Municipal Law -- Research Tips
Last Updated March 24, 2016
- 1 Municipal Law
- 1.1 1. Catalogs, Indexes and other Databases
- 1.2 2. Browsing Our library shelves
- 1.3 3. Primary Sources in the Law Library
- 1.4 4. Secondary Sources in the Law Library
- 1.5 5. Additional Helpful Web Sites (free of Charge)
- 1.6 6. Helpful Research Guides
- 1.7 7. Lexis Advance, WestlawNext and Bloomberglaw
Following is a selective presentation of our library holdings and a brief introduction to how you would use our print and electronic resources to answer various questions related to municipal (local government) law. For additional help, you may ask any Reference Librarian for assistance.
1. Catalogs, Indexes and other Databases
Use the Diamond Law Library’s catalog, PEGASUS. Also use the University Libraries’ catalog, CLIO, to find resources at other Columbia libraries. You may also use WorldCat (go to PEGASUS and choose it from the drop down menu under CATALOGS) to find books beyond the Columbia system.
1. To find law journal articles that may contain articles on domestic municipal law, use directly CLIO, because its search engine locates both full text content as well as catalog records.
2. Sometimes, to find full-text journals, patrons feel more comfortable using familiar databases, such as JSTOR, Project Muse, Elsevier, ProQuest Direct or ProQuest Historical. They can be accessed through CLIO.
3. When you search a popular research term, you may want to use the Index to Legal PeriodicalsYou may access the latter from PEGASUS (click on Periodical and Treaty Indexes, the 3rd entry under the E-RESOURCES drop down menu, and once on the Periodical and Treaty Indexes’ screen, choose the 3rd entry again).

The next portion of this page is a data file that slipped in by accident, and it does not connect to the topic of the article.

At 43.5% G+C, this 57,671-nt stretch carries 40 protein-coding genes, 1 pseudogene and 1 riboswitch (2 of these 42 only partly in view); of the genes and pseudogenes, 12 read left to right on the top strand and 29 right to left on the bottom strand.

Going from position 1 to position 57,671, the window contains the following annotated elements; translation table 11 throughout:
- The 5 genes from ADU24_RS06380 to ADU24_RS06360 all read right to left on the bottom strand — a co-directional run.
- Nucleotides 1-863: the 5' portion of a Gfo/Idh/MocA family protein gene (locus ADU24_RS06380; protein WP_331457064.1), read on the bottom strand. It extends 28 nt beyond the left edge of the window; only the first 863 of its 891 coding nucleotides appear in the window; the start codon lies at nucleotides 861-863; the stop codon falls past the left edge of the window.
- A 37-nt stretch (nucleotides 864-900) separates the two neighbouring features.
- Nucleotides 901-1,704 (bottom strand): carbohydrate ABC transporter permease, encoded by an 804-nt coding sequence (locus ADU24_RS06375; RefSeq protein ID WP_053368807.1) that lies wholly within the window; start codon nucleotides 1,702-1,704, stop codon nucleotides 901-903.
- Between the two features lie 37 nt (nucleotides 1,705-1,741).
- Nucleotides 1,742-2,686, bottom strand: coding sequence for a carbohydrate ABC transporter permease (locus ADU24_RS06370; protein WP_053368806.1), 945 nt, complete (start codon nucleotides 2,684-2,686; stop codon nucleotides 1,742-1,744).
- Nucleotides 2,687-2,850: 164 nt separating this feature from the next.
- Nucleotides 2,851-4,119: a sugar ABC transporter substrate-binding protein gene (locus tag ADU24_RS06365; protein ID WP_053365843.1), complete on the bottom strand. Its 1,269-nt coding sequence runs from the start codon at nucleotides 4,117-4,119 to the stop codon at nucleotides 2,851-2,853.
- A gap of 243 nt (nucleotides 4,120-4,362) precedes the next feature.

4. If you have the citation to a law journal, you may try our HeinOnline collection of electronic journals, which can be accessed from PEGASUS (the 1st and 2nd entries under the E-Resources drop down menu).
5. To find New York City local government documents, go to the New York City Documents web site at http://library.columbia.edu/subject-guides/usgd/state_local/nyc.html).
2. Browsing Our library shelves
Few of you will use the following way to access our municipal law collection. But, if you are familiar with how a print collection is usually organized, knowing that municipal law sources are usually classified using the Library of Congress classification system (LC) is helpful.
You can search our catalog, Pegasus, by call number. Go to PEGASUS and use the “LC Call#” or “HICKS/SCHILLER Call#”option.
Here are some of the LC call numbers you may want to use: JS348 for state and local government interplay or KF5300 for local government. Few municipal law sources will use the Hicks classification system. For example, New York City laws are classified under S NY8-NY85 and some New York City court reports are classified under R NY.
3. Primary Sources in the Law Library
As a general rule the law library carries current municipal law only for New York City and the District of Columbia. New York City municipal law can be found both on the third floor, in the reserve and reference area, and on the fourth floor. Older material is located in a closed-stacks area, and if you need it you will have to page it hours or even days in advance.
New York City Law: